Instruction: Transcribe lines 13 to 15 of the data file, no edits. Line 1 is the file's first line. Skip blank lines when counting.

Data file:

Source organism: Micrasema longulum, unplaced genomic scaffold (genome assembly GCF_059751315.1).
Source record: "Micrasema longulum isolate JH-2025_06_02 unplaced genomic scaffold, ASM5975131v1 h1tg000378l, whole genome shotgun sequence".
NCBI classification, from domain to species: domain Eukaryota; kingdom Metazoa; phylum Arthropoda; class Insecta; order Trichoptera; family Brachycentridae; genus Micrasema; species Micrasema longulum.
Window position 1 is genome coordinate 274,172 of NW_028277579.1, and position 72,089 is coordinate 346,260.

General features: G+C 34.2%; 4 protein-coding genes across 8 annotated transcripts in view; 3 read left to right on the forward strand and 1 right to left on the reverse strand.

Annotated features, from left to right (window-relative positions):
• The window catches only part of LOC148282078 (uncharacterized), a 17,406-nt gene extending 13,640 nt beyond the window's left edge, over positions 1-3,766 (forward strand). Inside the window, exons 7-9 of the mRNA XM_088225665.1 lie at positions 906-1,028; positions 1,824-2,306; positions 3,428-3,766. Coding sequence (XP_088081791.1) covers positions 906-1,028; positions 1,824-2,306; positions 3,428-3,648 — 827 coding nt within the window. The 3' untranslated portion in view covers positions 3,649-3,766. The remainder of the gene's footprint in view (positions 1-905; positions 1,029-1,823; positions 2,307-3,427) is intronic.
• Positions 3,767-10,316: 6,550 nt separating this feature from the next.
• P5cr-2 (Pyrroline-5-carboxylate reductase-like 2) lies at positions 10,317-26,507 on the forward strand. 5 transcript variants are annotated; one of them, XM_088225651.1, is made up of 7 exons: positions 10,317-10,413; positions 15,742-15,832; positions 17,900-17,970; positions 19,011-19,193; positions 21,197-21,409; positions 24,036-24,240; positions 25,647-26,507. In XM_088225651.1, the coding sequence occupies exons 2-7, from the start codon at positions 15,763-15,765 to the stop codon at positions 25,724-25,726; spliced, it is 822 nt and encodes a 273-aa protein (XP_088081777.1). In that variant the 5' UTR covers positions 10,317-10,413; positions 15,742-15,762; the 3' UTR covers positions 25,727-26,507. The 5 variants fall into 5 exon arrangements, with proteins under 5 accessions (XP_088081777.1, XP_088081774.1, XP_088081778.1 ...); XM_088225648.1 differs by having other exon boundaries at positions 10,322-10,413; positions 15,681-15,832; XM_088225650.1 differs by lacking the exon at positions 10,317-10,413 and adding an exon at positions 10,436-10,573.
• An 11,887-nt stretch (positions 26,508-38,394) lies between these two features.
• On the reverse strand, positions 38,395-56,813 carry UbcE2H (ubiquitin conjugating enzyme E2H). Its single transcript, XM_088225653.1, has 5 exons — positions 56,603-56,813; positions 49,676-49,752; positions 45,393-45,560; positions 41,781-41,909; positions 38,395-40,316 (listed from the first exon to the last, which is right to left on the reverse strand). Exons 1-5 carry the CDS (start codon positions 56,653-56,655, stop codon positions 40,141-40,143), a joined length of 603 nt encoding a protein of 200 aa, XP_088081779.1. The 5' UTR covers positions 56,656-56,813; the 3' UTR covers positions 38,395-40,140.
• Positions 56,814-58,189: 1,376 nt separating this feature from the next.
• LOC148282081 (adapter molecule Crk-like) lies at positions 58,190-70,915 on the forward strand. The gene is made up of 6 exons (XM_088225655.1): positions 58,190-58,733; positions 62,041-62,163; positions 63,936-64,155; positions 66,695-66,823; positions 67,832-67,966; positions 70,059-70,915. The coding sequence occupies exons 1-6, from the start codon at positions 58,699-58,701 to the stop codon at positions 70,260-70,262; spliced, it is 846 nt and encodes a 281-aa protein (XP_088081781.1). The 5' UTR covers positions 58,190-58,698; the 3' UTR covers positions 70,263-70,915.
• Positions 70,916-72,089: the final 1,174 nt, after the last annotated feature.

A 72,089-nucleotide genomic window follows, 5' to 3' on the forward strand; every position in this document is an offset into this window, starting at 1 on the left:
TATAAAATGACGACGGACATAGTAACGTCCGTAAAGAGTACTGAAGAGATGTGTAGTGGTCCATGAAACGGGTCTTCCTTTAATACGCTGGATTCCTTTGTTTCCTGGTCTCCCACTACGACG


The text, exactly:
• LOC148282081 (adapter molecule Crk-like) lies at positions 58,190-70,915 on the forward strand. The gene is made up of 6 exons (XM_088225655.1): positions 58,190-58,733; positions 62,041-62,163; positions 63,936-64,155; positions 66,695-66,823; positions 67,832-67,966; positions 70,059-70,915. The coding sequence occupies exons 1-6, from the start codon at positions 58,699-58,701 to the stop codon at positions 70,260-70,262; spliced, it is 846 nt and encodes a 281-aa protein (XP_088081781.1). The 5' UTR covers positions 58,190-58,698; the 3' UTR covers positions 70,263-70,915.
• Positions 70,916-72,089: the final 1,174 nt, after the last annotated feature.

A 72,089-nucleotide genomic window follows, 5' to 3' on the forward strand; every position in this document is an offset into this window, starting at 1 on the left: